Client Care Policy
Client Care Policy
The SRA Code of Conduct requires that the service firms provide to clients must be competent, delivered in a timely manner and takes account of the clients needs and circumstances. Taylor Law is committed to providing a good service to all clients. The firm’s services should be recognised as being expert, accurate and appropriate. The firm strives to ensure that its advice is cost effective and communicated in a manner that is appropriate for each client. The firm is also committed to providing a truly professional service, meaning that all personnel must act with integrity in all their dealings with clients. This is in part achieved by ensuring that everyone complies with the provisions of the SRA Code. All personnel should at all times consider the need to perform to the ‘four Cs’, namely: – Competence – Confidentiality – Commitment – Courtesy
Taylor Law will accept instructions only where it can meet its commitment to the provision of an expert and professional service to clients. Where instructions would be beyond the expertise or the capabilities of the firm they will be declined. The firm has in place a Risk Assessment Policy which sets out work that the firm will and will not undertake along with the processes for risk assessing all matters. In any cases of doubt as to the ability of the firm to act appropriately for the client, the appropriate person set out in the Policy should be consulted. In addition, the firm will only accept instructions where it has sufficient resources to deal with the matter. If the firm cannot provide the necessary resources to deliver a quality service to the client, then the matter should be declined. In delivering services, the SRA Code requires that services are provided to clients in a manner which protects their interests in their matter, subject to the proper administration of justice.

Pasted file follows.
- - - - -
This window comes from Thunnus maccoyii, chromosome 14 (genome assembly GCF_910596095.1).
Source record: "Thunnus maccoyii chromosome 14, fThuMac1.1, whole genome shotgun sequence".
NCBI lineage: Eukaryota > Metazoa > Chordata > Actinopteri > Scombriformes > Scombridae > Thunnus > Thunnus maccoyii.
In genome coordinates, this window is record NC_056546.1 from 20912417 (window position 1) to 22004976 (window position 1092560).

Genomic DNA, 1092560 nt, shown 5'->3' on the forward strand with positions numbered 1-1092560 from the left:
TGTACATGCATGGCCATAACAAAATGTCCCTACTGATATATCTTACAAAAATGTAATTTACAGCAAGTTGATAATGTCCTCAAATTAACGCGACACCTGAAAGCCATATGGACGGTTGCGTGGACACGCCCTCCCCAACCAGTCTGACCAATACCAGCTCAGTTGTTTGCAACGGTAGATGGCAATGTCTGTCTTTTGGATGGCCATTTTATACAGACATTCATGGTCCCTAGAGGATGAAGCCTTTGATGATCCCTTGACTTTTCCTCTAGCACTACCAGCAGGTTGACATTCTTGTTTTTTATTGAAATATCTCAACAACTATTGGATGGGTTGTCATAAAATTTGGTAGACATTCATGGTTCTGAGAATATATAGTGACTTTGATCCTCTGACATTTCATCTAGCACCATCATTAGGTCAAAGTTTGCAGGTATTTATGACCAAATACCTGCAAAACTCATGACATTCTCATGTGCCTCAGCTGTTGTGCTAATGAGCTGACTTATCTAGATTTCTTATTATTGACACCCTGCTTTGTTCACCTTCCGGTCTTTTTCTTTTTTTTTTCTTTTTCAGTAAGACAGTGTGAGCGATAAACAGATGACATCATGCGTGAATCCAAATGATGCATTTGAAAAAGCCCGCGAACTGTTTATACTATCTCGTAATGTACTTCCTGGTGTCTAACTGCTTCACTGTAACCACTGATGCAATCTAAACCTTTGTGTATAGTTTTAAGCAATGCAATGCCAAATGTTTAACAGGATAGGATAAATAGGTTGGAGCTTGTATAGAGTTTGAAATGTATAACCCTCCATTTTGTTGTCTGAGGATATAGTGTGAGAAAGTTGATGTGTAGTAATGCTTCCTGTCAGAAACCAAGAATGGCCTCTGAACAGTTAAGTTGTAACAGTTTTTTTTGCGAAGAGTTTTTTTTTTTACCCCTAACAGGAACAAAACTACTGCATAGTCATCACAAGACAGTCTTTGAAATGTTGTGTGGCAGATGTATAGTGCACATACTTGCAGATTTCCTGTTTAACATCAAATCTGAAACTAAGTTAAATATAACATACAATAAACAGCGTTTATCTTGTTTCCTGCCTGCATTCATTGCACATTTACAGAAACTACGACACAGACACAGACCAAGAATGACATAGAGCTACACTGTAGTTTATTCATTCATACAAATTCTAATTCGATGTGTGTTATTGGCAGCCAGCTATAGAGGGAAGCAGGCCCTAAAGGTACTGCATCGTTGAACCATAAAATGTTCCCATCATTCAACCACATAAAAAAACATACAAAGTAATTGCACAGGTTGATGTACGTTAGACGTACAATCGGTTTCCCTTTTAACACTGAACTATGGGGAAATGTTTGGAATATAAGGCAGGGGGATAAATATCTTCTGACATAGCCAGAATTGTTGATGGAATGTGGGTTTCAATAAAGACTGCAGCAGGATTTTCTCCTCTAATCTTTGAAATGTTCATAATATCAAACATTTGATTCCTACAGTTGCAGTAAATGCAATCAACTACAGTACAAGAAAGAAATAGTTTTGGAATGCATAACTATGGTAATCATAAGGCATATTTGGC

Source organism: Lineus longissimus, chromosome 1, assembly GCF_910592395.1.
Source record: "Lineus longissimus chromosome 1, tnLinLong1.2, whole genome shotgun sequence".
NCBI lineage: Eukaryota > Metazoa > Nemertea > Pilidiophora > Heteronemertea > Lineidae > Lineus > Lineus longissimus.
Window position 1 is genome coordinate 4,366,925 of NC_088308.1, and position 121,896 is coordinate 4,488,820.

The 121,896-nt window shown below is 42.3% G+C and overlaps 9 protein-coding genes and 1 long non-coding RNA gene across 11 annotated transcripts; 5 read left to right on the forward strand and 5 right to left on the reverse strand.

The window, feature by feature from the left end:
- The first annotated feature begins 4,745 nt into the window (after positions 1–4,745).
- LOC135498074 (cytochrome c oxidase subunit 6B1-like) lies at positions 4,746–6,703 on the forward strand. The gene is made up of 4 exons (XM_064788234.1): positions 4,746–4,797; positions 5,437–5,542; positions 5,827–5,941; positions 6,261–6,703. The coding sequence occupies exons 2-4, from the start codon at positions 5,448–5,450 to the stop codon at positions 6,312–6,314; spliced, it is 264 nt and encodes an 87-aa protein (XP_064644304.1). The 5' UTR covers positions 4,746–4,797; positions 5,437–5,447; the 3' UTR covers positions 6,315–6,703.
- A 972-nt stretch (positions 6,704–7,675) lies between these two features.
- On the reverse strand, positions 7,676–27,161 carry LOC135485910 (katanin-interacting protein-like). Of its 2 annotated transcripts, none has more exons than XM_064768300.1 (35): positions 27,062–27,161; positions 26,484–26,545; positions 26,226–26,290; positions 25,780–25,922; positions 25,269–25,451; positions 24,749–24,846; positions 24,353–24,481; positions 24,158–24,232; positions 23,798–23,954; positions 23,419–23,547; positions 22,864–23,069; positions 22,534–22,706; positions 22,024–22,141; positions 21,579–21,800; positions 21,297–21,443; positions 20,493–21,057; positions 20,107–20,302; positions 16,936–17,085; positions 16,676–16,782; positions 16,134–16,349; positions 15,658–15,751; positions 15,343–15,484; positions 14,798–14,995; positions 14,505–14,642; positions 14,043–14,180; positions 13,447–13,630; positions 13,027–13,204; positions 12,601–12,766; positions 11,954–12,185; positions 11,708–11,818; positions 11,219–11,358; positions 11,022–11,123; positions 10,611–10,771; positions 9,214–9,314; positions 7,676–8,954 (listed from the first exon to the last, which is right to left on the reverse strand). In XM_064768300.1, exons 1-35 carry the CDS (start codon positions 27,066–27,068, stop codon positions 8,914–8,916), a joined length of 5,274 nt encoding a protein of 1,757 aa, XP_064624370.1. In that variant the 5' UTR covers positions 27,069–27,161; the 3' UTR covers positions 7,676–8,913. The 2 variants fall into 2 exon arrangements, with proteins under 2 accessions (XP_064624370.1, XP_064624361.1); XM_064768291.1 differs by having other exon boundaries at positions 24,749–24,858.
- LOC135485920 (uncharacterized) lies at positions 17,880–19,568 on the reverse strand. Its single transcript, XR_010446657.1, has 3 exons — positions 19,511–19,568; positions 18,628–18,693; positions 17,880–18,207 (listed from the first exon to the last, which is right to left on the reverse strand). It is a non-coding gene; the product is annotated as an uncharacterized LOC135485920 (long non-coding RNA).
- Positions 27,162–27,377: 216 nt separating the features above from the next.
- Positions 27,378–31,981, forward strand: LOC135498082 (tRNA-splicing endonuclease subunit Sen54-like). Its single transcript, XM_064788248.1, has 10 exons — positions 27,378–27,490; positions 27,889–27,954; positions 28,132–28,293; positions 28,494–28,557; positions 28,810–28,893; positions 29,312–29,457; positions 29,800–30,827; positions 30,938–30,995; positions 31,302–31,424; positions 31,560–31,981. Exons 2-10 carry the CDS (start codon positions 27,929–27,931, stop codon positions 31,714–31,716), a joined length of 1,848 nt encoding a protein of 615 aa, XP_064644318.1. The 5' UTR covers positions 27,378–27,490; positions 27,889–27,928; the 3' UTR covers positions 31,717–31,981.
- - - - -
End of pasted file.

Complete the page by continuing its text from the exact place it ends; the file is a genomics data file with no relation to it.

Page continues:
The SRA Code states that “you keep the affairs of clients confidential unless disclosure is required or permitted by law or the client consents”. This means that nobody may reveal to any outsider the nature of instructions provided or advice given to any client, other than in the pursuit of the client’s instructions. In most circumstances it will also be inappropriate to reveal that the firm is in receipt of instructions from any named client. This is particularly the case in litigation, especially crime or divorce. If you are aware that friends or other people that you know are instructing the firm it may be tempting to reveal this information to others; do not do so. If you are ever in doubt as to whether you should reveal whether the firm acts for a given client, or give out his, her or its address, check with the Director. Breaches of confidentiality could cause considerable problems for the firm and will usually be treated as a serious disciplinary offence. It is easy to fall foul of this important duty by thoughtless conversations and quick meetings in the reception area. Please keep any discussions of client business in the reception area to a minimum and, wherever possible, take clients into a meeting room when they come in to sign a document or bring in papers that need to be explained or discussed. What should be a short visit can easily change if the client asks questions and they should be entitled to do so out of the earshot of other clients or visitors. Fee earners are under a duty to disclose to the client all information material to the client’s matter of which they are personally aware, except when: – the client gives specific informed consent to non-disclosure or a different standard of disclosure arises; – there is evidence that serious physical or mental injury will be caused to a person(s) if the information is disclosed to the client; – legal restrictions effectively prohibit you from passing the information to the client, such as the provisions in the money-laundering and anti-terrorism legislation; – it is obvious that privileged documents have been mistakenly disclosed to you; – you come into possession of information relating to state security or intelligence matters to which the Official Secrets Act 1989 applies;